The Romans combined these into their supposedly perfected republic, the theory of whose functioning having been best defined by Cicero. As Cicero astutely observed, because republics rule in the name of the people (res publica or public entity), their unity is either defined in terms of the popular character, or it is a tyranny that will periodically fracture and be dominated in turns by implacably diffident factions. This unity is founded in a common sense of interest and justice that can frame laws and guide policy and reform. With this shared common sensibility, even if the means to realise these common goods may differ, they are fundamentally negotiable and factions can be reconciled. Public service and civil virtue are based on a recognition of these common values.

However, the values upon which the Constitution of South Africa is based are not those of the vast majority of the population. The ruling minority (not an ethnic minority, but rather those who buy into the basic liberal-progressive programme) are following a tradition which is based on European Enlightenment ideals (“human rights”), and 20th century American progressivism (“social justice”).

This generally favours the liberal tendencies of the English minority and those who have adopted the values extolled by the American culture industry and the elite education system. By contrast, the Afrikaner ethnos is generally guided by Christianity and a common history, which includes ties to the land that precede the French Revolution and are as such characterised by a highly conservative ethos. Similar generalisations can be made of other groups.

Many urbanised Africans lie somewhere between tradition and modernity in their disposition, and the extent of any given tendency in the general population is difficult to determine. The division between the Marxist, racialist and traditionalist tendencies has led to deep divisions between rural and urban populations in political expectations.

However, the dominant strain in academia and politics since 2015 has been characterised by a combination of Fanon’s philosophy of therapeutic slaughter, Kimberle Crenshaw’s American progressive caste system and Black Consciousness, a racial nationalism that promises nominal equality for people of colour who can conform to African culture and is defined by the ubuntu tradition, but is removed from its traditional institutions and applied instead to the Marxist political economy.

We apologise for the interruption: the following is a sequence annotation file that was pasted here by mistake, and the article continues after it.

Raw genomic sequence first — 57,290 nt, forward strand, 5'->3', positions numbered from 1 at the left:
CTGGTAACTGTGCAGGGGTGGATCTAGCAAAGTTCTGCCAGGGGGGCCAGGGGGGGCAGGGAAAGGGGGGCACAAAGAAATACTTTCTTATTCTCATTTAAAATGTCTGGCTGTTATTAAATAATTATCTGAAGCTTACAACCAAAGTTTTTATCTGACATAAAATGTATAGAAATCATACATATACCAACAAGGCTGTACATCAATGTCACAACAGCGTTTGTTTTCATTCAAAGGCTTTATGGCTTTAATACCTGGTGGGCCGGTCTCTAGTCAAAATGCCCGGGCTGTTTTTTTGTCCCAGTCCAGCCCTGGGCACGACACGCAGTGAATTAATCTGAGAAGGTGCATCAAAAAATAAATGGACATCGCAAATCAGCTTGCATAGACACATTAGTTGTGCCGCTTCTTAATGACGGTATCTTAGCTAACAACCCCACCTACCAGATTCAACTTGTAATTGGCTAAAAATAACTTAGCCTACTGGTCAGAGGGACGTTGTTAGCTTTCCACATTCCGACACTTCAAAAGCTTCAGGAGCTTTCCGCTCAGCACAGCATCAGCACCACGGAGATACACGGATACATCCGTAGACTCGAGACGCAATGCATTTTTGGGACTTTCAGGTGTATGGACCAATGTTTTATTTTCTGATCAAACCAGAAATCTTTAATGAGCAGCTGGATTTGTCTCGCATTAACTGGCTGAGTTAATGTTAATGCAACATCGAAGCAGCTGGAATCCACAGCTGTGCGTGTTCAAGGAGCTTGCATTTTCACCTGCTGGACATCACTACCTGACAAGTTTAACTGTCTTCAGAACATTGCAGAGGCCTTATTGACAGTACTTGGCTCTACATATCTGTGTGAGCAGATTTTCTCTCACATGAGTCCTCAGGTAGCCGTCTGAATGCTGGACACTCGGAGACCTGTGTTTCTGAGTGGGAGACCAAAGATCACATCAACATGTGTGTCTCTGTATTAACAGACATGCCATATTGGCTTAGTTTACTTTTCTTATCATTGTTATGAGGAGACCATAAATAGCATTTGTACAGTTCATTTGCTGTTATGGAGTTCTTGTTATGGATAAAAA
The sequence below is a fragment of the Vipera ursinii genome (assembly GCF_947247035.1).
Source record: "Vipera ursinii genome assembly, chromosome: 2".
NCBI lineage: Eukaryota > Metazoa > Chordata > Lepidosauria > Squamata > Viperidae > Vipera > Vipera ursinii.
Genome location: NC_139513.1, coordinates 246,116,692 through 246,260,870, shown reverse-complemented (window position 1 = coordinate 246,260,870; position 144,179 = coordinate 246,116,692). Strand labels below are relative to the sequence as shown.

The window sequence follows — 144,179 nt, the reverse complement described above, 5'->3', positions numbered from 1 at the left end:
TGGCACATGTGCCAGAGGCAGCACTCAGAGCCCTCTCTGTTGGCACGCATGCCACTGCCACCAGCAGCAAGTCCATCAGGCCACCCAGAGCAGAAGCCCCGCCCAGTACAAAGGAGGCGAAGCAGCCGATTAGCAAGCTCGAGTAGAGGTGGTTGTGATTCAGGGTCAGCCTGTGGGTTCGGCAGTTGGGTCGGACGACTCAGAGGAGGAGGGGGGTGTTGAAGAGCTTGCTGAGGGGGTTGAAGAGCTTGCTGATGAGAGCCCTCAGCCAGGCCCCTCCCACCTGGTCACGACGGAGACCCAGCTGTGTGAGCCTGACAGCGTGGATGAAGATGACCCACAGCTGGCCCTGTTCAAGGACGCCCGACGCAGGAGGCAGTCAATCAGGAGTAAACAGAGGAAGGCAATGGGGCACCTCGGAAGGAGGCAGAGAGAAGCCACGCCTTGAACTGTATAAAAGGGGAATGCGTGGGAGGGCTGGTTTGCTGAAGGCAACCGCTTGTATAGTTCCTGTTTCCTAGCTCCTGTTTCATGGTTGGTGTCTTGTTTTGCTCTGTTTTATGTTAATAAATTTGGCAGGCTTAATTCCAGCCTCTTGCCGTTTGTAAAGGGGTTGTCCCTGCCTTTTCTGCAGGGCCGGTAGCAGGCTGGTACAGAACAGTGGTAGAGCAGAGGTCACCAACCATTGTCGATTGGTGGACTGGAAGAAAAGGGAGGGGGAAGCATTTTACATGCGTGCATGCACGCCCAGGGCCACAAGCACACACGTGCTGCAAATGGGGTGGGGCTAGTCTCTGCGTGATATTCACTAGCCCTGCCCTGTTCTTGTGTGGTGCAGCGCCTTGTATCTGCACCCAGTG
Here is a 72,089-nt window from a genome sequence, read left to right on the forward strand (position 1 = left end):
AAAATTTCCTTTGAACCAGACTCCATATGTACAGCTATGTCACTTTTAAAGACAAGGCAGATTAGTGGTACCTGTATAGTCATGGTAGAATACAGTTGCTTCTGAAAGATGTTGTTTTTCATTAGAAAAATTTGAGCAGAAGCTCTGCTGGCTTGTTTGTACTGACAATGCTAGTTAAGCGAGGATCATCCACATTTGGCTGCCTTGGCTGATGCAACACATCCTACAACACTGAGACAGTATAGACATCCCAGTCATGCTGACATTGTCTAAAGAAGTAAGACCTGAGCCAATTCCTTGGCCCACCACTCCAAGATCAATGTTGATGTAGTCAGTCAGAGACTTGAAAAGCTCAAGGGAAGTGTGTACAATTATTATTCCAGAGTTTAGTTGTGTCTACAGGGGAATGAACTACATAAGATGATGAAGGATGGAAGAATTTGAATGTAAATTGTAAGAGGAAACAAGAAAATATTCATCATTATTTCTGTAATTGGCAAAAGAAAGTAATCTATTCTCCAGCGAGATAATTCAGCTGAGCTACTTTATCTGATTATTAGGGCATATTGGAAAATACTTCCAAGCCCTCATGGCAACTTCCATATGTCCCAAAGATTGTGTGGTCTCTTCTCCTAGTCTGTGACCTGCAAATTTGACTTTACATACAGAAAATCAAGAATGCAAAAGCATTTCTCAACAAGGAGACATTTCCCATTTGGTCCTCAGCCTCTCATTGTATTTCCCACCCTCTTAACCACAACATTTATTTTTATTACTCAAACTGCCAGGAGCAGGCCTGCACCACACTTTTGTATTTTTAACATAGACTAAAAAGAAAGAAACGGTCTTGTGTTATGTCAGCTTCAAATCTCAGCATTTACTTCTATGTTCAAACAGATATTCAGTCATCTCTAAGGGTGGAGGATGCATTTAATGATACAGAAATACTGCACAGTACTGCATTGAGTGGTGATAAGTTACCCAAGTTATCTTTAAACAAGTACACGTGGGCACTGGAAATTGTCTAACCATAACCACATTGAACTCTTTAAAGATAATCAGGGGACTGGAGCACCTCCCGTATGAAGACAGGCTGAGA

Ubuntu’s peculiar form of anthropocentric citizenship makes political exclusion synonymous with dehumanisation. Inclusion of outsiders has thus predicated their personhood upon either bride purchase, or male initiation into the mystery of isiNtu, the spiritual essence of the community.[22] Tradition has it that Christian converts were to be executed.[23]

Paradoxically, the modern traditional leaders are now overwhelmingly Christian, while the urbanised syncretic culture of the “New African” (as Jordan K. Ngubane[24] called the emerging black community under the influence of white South Africa) produced an urban elite under the current influence of the Black Consciousness Movement, that combines Marxist political economy with a race-conscious ubuntu and a reactionary return to pagan spiritualism, albeit with reduced contact to traditional cultural institutions.[25]

The traditional tendency to patiently seek out consensus, before a traditional leader who would adjudicate on the unanimous decision,[26] was replaced by a sort of revolutionary party-politics absolutism that sees little issue in the use of violent repression and homicide to deal with dissenters. This was noted as a particular feature of the PAC by Ngubane,[27] which he saw as the emerging trend – something confirmed by the people’s war strategy of the ANC from the year following his observation – total extermination of competing liberation movements to unify the people by any means available.[28]

But this having been achieved, the ultimate aim – namely the reconquest of the material wealth of the country from the minority – was frustrated by certain hard realities. The current dispensation is a compromise that arose from the stalemate between white and black power a generation ago. In the meantime, the use of black economic empowerment (BEE) by the ANC and bribery by the private sector hybridised the business interests of the old oligarchy and the present leadership.

The ANC also sidelined the traditional authorities to a great extent (except for briefly under Jacob Zuma) and made little to no provision for the promotion of native languages. This has favoured the “New African” over the “divisive” and “tribal” cultural streams. Concerted efforts are currently made to reform the Zulu monarchy through its Ingonyama Trust, which is sometimes seen as an attack on the monarchy.

The consequences of BEE and its allied policies (affirmative action and land reform) were neither to unseat the white oligarchs of their grasp on the economy, nor to alleviate poverty, but to damage the ladder to prosperity by choking the economy and corroding the competence that is required to raise the next generation to productive positions in the system.

While in recent years trust in institutions has waned and the population has urbanised, the revolutionary culture of violent terror and the group-based consciousness of ubuntu have both been loosened from their institutional context and have taken on a life of their own in the academy and in the streets. At the elite level, the trend toward a synthesis of ubuntu and revolutionary Marxism produced fallism, an ideology that closely resembles German National Socialism, but with elements of American sexual progressivism. At the street level, Black Consciousness and ANC mob tactics have produced occasional xenophobic pogroms and vigilante justice. However, this is now maturing into a nationalism of Ngubane’s “New African”, in the form of Operation Dudula and the Put South Africa First movement.